I’ve wanted to see the French-Canadian film Léolo (1992), by Jean-Claude Lauzon, for many years, long before any academic interest or involvement in the world of CanStudies. And, well… sometimes long-anticipated events can end up being a bit disappointing. There were several aspects of the film that I liked and admired very much, but I found its scatological obsessions - too many scenes set in the bathroom - hard to take, and when I heard myself groaning in revulsion at its most notorious sequence (it involves a group of adolescent boys and a distressed cat) I had to face the fact that I wasn’t really having a very good time. Still, this distinctive film has its fascination, and for every moment of repulsion, it offers one of tenderness and lyricism that (just about) keeps you on board.
In some ways, Lauzon’s film feels like the missing link between Lasse Hallstrom’s My Life As A Dog (1985) and Todd Solondz’s Happiness (1998), and elements of it seem to have influenced Jean-Marc Vallee’s more amenable C.R.A.Z.Y (2005), another French-Canadian family drama with a strong sense of time and place. Lauzon's protagonist, 13-year-old Leo (Maxime Collin), lives in an East Montreal tenement with a family plagued by eccentricity and downright insanity: a father obsessed by toilet-training and bowel movements; a relentlessly body-building brother; a fat sister (straight out of John Waters) who hoards horseflies and other critters in the basement; a grandfather who gets sexual kicks from having his toenails bitten off.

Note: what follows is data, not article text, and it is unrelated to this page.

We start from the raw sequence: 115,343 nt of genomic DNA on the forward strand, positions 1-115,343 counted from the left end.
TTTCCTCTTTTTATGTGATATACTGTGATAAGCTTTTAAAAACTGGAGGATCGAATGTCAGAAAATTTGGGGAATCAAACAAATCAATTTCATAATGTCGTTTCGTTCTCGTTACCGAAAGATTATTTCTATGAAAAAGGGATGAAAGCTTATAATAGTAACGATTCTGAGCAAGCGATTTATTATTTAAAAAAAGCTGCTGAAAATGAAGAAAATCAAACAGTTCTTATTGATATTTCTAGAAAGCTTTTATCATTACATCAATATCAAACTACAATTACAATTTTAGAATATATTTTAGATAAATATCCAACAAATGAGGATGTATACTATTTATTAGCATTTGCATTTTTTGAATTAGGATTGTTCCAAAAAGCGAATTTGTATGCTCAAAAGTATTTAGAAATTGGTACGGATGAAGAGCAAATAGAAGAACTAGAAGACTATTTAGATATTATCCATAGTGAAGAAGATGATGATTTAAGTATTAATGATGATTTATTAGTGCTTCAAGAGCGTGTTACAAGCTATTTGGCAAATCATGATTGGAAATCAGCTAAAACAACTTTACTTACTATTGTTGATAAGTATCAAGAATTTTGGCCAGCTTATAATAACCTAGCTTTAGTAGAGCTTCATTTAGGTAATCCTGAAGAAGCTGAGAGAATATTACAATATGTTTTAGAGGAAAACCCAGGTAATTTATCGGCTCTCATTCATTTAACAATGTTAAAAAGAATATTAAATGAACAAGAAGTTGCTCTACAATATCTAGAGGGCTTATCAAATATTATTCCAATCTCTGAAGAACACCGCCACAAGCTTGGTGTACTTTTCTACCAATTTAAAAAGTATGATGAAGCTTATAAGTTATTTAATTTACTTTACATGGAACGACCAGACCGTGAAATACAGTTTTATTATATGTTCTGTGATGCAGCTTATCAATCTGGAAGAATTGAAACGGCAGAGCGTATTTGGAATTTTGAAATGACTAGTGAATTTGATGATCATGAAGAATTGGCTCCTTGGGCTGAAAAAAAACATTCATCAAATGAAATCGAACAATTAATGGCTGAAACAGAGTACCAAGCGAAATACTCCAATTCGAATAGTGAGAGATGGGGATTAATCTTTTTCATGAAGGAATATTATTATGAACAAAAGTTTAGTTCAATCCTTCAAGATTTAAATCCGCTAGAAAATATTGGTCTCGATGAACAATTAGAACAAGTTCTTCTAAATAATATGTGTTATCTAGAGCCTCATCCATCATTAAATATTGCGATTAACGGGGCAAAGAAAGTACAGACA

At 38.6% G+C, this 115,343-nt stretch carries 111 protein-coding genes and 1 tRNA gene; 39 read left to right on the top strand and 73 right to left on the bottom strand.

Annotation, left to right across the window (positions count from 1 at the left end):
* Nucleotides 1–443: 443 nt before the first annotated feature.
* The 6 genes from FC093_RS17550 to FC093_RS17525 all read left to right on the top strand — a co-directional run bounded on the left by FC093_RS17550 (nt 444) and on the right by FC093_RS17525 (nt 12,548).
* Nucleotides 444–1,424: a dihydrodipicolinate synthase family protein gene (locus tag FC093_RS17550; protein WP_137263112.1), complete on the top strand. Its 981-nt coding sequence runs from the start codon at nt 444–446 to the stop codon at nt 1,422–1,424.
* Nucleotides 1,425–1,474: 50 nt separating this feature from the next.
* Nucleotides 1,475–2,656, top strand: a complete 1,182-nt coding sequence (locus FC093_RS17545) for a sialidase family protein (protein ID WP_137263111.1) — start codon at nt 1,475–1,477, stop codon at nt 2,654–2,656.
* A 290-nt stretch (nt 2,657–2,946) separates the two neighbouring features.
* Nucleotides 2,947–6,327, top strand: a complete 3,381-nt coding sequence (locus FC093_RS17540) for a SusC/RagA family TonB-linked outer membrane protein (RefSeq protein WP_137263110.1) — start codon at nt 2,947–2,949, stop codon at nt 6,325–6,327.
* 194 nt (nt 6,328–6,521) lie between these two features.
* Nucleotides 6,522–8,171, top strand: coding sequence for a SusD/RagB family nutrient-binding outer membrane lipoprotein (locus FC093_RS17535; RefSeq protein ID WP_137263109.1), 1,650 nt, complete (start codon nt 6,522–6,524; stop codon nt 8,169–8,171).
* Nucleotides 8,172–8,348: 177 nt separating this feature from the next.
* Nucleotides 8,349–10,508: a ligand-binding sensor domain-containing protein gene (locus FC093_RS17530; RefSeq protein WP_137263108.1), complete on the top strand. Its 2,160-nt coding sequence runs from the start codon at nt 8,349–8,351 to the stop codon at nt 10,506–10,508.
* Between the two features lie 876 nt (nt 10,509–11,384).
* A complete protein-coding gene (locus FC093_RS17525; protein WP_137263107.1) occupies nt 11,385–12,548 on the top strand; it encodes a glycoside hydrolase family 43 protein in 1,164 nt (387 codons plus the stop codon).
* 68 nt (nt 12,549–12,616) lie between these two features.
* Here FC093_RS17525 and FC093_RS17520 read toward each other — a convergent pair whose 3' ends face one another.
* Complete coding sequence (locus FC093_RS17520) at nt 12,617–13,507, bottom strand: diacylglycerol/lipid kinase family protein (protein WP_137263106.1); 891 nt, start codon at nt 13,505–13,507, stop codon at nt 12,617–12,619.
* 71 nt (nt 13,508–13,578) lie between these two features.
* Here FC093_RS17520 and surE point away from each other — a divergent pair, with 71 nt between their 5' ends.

Seeking escape from this bunch (who move with disturbing fluidity betweeen the apartment and the local mental hospital), Leo fantasises, creating a new identity for himself as "Léolo," whose conception (depicted in a Tin Drum-ish early sequence) came about following his mother’s encounter with a tomato that had been masturbated over by an Italian farmer (!). Italy is on our protagonist's mind for another reason: it’s the birth-place of his neighbour Bianca, the subject of many of Leo’s imaginings and desires.
It is as a portrait of adolescent imagination - and of the power of language and words to help transcend and transform - that Léolo is at its strongest. Leo's escape into writing and reading - “All I ask of a book is that it gives me courage and strength,” he says - is touchingly rendered, and it crystallises around his engagement with Québecois author Réjean Ducharme’s classic novel The Swallower Swallowed (1966), a quotation from which - “Because I dream, I am not…” - provides the film’s insistent, double-edged refrain. Developing these issues, Lauzon introduces a sympathetic adult figure into the film, a man styled "the Word Tamer" (Pierre Bourgault), who moves in and out of Leo's experiences, collecting his writings, and finally memorialising him, when our young hero's fate proves too difficult to escape after all.